The Future of PHP and PEAR

It has been decided by those “higher” powers that PHP 6 will not feature PEAR bundled.

Update: What has actually been decided, is that PEAR such as it is, at 1.3, with its numerous problems and issues will not be included in PHP 6.

First off, I’d like to point out that the PHP 6 development branch was only created about a week ago, and we’re not likely to see any sort of a release for at least a year (if PHP 5.1 and the scope of changes needed for Unicode are any indication) – how can this decision be made at this point?

There are several points I want to make directed at those “higher” powers, I don’t expect anything to change, but who knows.

There have been numerous pushes to move more and more non-core extensions to PECL, with some calling for all non-core
extensions to be moved there and all available for install as shared modules. Without a working PEAR installer in PHP 6, this idea
can be thrown right out of the window. Perhaps this is why it was done?

In the past year Greg Beaver has all but re-written PEAR from scratch. Pretty much on his own, he has single-handedly transformed a rather soggy 1.3 release into a much more featureful, robust tool which benefits not only PEAR/PECL but anyone who wishes to release PHP code or PHP extensions and have it easily installed. He has written literally hundreds of tests for PEAR 1.4, where 1.3 has none. He has followed a very sane release cycle and is approaching a Beta state – though he is currently hampered by his current state of flux with a cross-country move.

One of the major gripes about PEAR has been its inability to install PECL modules. I have seen griping, bitching, moaning, put downs and worse from some of the largest names in PHP. Especially among the PECLers. Yes, I understand you’re frustrated, but how can you expect a non-internals developer to write a tool that works flawlessly with so little input from those who are writing the packages its supposed to install? I mean, seriously, we’re talking – in my opinion – several of the brightest minds in PHP today and you can’t spare a few hours to put your talents into the PEAR installer?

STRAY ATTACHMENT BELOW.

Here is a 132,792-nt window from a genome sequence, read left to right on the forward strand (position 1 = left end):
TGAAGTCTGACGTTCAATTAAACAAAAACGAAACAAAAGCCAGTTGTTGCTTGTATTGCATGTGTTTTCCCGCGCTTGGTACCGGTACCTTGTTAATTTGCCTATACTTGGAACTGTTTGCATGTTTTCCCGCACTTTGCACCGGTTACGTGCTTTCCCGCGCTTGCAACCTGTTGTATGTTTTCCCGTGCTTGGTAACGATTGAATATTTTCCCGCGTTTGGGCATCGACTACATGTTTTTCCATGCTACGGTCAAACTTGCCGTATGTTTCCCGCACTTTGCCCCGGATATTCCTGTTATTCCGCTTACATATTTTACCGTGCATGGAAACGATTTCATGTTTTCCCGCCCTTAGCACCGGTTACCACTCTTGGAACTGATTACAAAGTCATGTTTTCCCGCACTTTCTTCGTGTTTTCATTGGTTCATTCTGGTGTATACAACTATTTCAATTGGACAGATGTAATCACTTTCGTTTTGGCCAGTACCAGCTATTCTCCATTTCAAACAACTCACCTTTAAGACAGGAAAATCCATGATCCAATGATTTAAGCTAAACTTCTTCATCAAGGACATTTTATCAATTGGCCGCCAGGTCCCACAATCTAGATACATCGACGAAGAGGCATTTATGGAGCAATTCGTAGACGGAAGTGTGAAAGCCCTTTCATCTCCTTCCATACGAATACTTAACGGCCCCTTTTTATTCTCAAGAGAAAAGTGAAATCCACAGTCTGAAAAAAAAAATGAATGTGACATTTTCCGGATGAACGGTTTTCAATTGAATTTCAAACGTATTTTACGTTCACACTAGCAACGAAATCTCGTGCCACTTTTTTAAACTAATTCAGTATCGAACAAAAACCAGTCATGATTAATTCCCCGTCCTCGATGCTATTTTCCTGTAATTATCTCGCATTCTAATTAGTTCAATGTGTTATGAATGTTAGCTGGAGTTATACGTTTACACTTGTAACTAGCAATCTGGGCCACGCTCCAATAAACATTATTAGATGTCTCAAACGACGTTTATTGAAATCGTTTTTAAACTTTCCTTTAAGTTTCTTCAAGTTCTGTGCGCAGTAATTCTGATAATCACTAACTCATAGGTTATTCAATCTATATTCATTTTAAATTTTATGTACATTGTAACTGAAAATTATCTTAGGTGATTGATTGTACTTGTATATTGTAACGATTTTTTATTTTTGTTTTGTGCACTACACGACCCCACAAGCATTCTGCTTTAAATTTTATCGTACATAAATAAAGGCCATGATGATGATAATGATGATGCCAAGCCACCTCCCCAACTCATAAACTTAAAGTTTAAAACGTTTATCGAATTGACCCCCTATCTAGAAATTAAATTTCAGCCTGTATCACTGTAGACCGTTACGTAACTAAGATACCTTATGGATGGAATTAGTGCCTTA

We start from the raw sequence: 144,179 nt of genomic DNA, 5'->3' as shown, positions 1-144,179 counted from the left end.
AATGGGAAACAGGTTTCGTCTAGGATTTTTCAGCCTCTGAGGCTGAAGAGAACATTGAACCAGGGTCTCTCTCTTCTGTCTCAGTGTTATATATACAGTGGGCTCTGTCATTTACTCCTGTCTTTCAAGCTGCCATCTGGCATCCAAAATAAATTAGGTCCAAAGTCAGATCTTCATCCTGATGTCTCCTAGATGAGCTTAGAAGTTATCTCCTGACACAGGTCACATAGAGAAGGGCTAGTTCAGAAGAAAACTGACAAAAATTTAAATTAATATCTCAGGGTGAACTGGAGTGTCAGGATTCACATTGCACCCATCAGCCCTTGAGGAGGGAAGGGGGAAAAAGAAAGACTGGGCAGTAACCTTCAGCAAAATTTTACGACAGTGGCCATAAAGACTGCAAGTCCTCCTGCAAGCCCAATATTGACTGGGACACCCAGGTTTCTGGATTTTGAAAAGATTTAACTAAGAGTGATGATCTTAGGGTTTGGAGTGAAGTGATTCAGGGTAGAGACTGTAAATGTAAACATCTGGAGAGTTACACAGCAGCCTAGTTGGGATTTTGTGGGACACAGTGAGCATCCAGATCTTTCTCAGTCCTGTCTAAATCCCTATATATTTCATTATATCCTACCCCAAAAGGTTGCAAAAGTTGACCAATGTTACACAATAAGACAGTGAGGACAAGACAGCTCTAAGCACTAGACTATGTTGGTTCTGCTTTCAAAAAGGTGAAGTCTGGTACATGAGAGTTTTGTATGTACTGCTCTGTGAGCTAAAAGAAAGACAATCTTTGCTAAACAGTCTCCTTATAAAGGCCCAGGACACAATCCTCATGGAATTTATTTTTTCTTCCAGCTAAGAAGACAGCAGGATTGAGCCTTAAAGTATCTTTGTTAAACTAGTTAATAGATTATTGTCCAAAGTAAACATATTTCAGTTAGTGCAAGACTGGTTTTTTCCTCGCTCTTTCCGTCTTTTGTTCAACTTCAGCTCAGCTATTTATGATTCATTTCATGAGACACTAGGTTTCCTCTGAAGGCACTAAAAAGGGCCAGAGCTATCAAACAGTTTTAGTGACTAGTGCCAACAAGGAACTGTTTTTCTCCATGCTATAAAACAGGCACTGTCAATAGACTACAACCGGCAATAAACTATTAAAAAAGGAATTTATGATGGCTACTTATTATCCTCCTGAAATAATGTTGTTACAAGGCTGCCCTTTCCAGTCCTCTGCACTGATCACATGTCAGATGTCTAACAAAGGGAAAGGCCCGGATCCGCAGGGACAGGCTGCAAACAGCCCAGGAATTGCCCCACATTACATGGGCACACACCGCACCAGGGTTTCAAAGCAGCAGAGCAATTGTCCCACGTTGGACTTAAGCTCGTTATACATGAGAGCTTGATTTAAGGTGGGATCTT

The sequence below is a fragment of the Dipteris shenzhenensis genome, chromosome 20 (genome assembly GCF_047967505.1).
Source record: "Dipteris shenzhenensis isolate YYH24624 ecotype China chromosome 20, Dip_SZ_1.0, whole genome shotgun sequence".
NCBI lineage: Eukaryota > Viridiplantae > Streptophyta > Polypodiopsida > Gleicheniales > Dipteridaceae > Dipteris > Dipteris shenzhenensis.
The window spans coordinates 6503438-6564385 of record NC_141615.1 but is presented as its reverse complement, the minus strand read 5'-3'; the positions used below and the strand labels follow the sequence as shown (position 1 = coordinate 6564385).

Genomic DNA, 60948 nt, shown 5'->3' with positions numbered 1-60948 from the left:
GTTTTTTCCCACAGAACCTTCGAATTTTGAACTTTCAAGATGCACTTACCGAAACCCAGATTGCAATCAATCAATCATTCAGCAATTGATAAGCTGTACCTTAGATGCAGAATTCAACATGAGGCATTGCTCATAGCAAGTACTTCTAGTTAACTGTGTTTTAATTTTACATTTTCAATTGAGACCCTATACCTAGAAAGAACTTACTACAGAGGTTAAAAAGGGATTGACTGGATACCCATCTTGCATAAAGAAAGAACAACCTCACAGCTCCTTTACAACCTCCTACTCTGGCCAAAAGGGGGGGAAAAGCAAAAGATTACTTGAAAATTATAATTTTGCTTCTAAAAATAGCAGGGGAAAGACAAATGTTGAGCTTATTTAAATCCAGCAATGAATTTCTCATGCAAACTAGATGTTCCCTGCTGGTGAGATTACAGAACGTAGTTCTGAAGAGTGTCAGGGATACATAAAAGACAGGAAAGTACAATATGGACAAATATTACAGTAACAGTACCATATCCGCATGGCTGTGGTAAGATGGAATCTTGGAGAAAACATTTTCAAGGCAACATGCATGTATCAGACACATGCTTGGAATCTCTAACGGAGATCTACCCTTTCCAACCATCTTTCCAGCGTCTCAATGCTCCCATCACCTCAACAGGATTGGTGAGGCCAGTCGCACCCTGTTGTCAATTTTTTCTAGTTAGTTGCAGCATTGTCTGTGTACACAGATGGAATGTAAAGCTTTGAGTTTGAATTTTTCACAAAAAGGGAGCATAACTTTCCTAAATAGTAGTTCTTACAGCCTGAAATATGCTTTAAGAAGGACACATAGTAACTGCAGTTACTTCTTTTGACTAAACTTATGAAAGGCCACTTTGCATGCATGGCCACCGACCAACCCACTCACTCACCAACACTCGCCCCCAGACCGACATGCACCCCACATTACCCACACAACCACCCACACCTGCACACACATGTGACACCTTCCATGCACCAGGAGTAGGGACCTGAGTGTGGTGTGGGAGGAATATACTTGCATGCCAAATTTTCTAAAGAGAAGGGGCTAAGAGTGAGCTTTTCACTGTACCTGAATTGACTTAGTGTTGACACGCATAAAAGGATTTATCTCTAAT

Now, I understand the desire to make the packing of releases as painless as possible, we’re all volunteers. We all want users to keep their PEAR installs fresh, we don’t want to QA the package releases that make it into PHP releases. These are all valid concerns, and I agree with most of them. But how about committing to working out a solution which will simply install the latest stable PEAR installer from and thats it? With the new REST web services in place, theres nothing more than a little XML parsing neccessary to grab the tarball, then to just untar it and move the files about… theres no complex XML-RPC etc to get in the way here.

To summarize, I don’t think the decision was taken lightly, but it was definately taken prematurely. Nothing this drastic which affects something which I consider integral to PHPs continued success should have been done till a) there had been some community discussion b) A solid plan is formed for a replacement. README.PEAR is not enough.

– Davey